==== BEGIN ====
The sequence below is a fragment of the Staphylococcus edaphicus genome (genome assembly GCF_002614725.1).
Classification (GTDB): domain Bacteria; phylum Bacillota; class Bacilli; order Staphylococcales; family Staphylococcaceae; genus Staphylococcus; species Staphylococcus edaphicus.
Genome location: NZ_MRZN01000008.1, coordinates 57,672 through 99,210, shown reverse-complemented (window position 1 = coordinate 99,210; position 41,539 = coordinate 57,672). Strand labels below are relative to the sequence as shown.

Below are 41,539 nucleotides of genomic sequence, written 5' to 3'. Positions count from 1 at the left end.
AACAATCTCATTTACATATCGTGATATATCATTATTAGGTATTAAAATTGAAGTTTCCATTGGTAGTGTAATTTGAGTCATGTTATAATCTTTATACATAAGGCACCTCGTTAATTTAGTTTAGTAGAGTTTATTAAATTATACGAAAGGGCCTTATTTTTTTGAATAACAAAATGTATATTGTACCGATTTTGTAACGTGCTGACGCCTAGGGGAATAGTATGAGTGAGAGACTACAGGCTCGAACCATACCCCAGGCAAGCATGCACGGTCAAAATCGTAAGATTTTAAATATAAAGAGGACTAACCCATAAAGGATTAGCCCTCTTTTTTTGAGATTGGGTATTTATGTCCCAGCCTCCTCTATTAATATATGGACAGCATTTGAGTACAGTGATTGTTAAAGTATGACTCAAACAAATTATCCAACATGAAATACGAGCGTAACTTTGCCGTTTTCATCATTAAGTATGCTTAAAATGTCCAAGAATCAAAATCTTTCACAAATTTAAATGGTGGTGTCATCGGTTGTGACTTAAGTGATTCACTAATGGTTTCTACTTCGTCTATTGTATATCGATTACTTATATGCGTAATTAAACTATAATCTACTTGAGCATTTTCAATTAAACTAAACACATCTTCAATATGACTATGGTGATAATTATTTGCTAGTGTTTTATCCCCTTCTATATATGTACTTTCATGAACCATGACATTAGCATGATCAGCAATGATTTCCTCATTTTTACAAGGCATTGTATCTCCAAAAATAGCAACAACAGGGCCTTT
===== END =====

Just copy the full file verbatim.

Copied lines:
The sequence below is a fragment of the Staphylococcus edaphicus genome (genome assembly GCF_002614725.1).
Classification (GTDB): domain Bacteria; phylum Bacillota; class Bacilli; order Staphylococcales; family Staphylococcaceae; genus Staphylococcus; species Staphylococcus edaphicus.
Genome location: NZ_MRZN01000008.1, coordinates 57,672 through 99,210, shown reverse-complemented (window position 1 = coordinate 99,210; position 41,539 = coordinate 57,672). Strand labels below are relative to the sequence as shown.

Below are 41,539 nucleotides of genomic sequence, written 5' to 3'. Positions count from 1 at the left end.
AACAATCTCATTTACATATCGTGATATATCATTATTAGGTATTAAAATTGAAGTTTCCATTGGTAGTGTAATTTGAGTCATGTTATAATCTTTATACATAAGGCACCTCGTTAATTTAGTTTAGTAGAGTTTATTAAATTATACGAAAGGGCCTTATTTTTTTGAATAACAAAATGTATATTGTACCGATTTTGTAACGTGCTGACGCCTAGGGGAATAGTATGAGTGAGAGACTACAGGCTCGAACCATACCCCAGGCAAGCATGCACGGTCAAAATCGTAAGATTTTAAATATAAAGAGGACTAACCCATAAAGGATTAGCCCTCTTTTTTTGAGATTGGGTATTTATGTCCCAGCCTCCTCTATTAATATATGGACAGCATTTGAGTACAGTGATTGTTAAAGTATGACTCAAACAAATTATCCAACATGAAATACGAGCGTAACTTTGCCGTTTTCATCATTAAGTATGCTTAAAATGTCCAAGAATCAAAATCTTTCACAAATTTAAATGGTGGTGTCATCGGTTGTGACTTAAGTGATTCACTAATGGTTTCTACTTCGTCTATTGTATATCGATTACTTATATGCGTAATTAAACTATAATCTACTTGAGCATTTTCAATTAAACTAAACACATCTTCAATATGACTATGGTGATAATTATTTGCTAGTGTTTTATCCCCTTCTATATATGTACTTTCATGAACCATGACATTAGCATGATCAGCAATGATTTCCTCATTTTTACAAGGCATTGTATCTCCAAAAATAGCAACAACAGGGCCTTT